(Photo courtesy of UMass Lowell) A former ambassador to Portugal who served under President Barack Obama presented a free program for the public that examined U.S.-Portuguese relations.
On March 25, UMass Lowell held a Zoom webinar, where the former U.S. ambassador to Portugal, Robert A. Sherman, held a free public talk free about U.S-Portuguese relations and its importance in today’s world.
Frank Sousa, director of UMass Lowell’s Saab Center for Portuguese Studies and professor of Portuguese in the Department of World languages and Cultures, says Portugal and the U.S had a very strong bond since the beginning.
“Portugal was one of the first countries to recognize U.S independence in 1776,” said Sousa.
In fact, after the Declaration of Independence was signed, the Founding Fathers celebrated with wine from the island of Madeira, which is Portuguese territory. This trade was important.
“It was those details that say more about the relationship between the two countries,” Sousa said.
Going further into the history, the U.S. established a military base on the Portuguese island, Azores, located in the middle of the Atlantic Ocean. The base is still fully functional today.
During the webinar, former ambassador Sherman spoke a bit about his career path and how he became interested in diplomacy.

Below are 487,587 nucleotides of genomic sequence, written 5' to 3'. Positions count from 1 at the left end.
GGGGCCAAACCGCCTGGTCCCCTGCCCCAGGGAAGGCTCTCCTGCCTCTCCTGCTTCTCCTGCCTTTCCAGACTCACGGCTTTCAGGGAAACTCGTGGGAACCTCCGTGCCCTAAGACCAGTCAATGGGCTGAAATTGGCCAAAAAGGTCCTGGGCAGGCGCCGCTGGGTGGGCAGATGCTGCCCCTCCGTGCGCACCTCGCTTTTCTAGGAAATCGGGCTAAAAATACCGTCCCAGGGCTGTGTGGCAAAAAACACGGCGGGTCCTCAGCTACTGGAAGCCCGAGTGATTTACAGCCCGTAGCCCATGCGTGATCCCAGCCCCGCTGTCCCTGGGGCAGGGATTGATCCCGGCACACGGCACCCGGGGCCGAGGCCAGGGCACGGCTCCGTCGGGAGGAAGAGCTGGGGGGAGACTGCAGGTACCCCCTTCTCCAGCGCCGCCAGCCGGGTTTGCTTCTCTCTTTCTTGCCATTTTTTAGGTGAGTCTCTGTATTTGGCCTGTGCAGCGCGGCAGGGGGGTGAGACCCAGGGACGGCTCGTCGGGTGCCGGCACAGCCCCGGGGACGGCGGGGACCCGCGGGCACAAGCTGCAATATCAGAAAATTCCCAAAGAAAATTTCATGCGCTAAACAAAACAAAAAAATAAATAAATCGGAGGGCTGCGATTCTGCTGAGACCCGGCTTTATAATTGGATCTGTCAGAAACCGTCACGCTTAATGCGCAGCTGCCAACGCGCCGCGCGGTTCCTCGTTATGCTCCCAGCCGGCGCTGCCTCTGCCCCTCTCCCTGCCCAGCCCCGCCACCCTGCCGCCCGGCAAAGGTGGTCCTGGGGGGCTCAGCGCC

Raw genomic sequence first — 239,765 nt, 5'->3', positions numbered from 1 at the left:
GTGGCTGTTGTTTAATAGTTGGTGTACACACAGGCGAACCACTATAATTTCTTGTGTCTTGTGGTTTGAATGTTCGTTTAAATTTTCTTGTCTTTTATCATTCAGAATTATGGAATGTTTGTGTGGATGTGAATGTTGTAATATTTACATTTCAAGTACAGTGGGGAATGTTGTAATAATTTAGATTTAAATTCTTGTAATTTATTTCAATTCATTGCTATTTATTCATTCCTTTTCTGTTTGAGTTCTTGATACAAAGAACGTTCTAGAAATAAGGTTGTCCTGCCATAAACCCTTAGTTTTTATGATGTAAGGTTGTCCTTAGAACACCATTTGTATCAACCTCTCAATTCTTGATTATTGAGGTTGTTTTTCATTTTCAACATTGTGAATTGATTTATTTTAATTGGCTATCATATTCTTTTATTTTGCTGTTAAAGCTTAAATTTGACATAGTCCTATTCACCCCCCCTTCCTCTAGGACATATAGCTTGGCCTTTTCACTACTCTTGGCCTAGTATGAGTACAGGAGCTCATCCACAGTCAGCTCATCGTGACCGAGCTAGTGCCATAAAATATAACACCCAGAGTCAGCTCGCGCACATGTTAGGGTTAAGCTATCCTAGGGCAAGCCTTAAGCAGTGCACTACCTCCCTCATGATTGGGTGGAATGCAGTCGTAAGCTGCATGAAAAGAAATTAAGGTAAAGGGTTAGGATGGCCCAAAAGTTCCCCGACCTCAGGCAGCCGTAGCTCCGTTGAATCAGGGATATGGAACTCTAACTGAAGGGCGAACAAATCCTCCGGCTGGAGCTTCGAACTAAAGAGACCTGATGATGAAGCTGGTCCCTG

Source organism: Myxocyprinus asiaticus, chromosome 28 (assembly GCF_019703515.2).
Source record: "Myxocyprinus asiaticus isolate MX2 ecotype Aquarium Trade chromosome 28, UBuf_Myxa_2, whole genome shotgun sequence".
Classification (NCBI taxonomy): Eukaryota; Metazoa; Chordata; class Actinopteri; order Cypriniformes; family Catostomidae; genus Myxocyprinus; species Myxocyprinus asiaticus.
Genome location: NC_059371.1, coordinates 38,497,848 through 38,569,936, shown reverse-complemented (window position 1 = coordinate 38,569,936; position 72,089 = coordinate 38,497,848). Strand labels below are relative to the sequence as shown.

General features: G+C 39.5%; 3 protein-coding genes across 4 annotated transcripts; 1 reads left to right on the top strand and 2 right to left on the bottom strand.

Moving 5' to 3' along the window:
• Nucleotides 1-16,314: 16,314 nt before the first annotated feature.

“It was not something I planned to do,” said Sherman. He began his career as a lawyer. “But I wanted to be open to all sorts of opportunities, not to be focused only in one direction and not to be oblivious to other opportunities.”
Since diplomats usually only have three to four years before being replaced, Sherman wanted to make sure he made a positive impact on the small country of Portugal while in this position.
“I looked at myself not only as a diplomat to Lisbon, but also as a diplomat to Portugal,” said Sherman.
He served as an ambassador under the Obama administration from 2014 to 2017. According to a UMass Lowell press release, one of Sherman’s central goals was to “promote bilateral investment.” Sherman helped American businesses expand by bringing investors and entrepreneurs to Portugal to work side-by-side with Portuguese entrepreneurs and innovators, which he said are thriving.
The U.S and Portugal share many common issues and interests which they work together on. Some of these things include national security, the military (like the air force and the navy), cybersecurity, the role of NATO and the future of the international world post-pandemic.
“In the grand scheme of things, Portugal has excellent relations with the United States and will probably improve under the new administration,” said Sousa.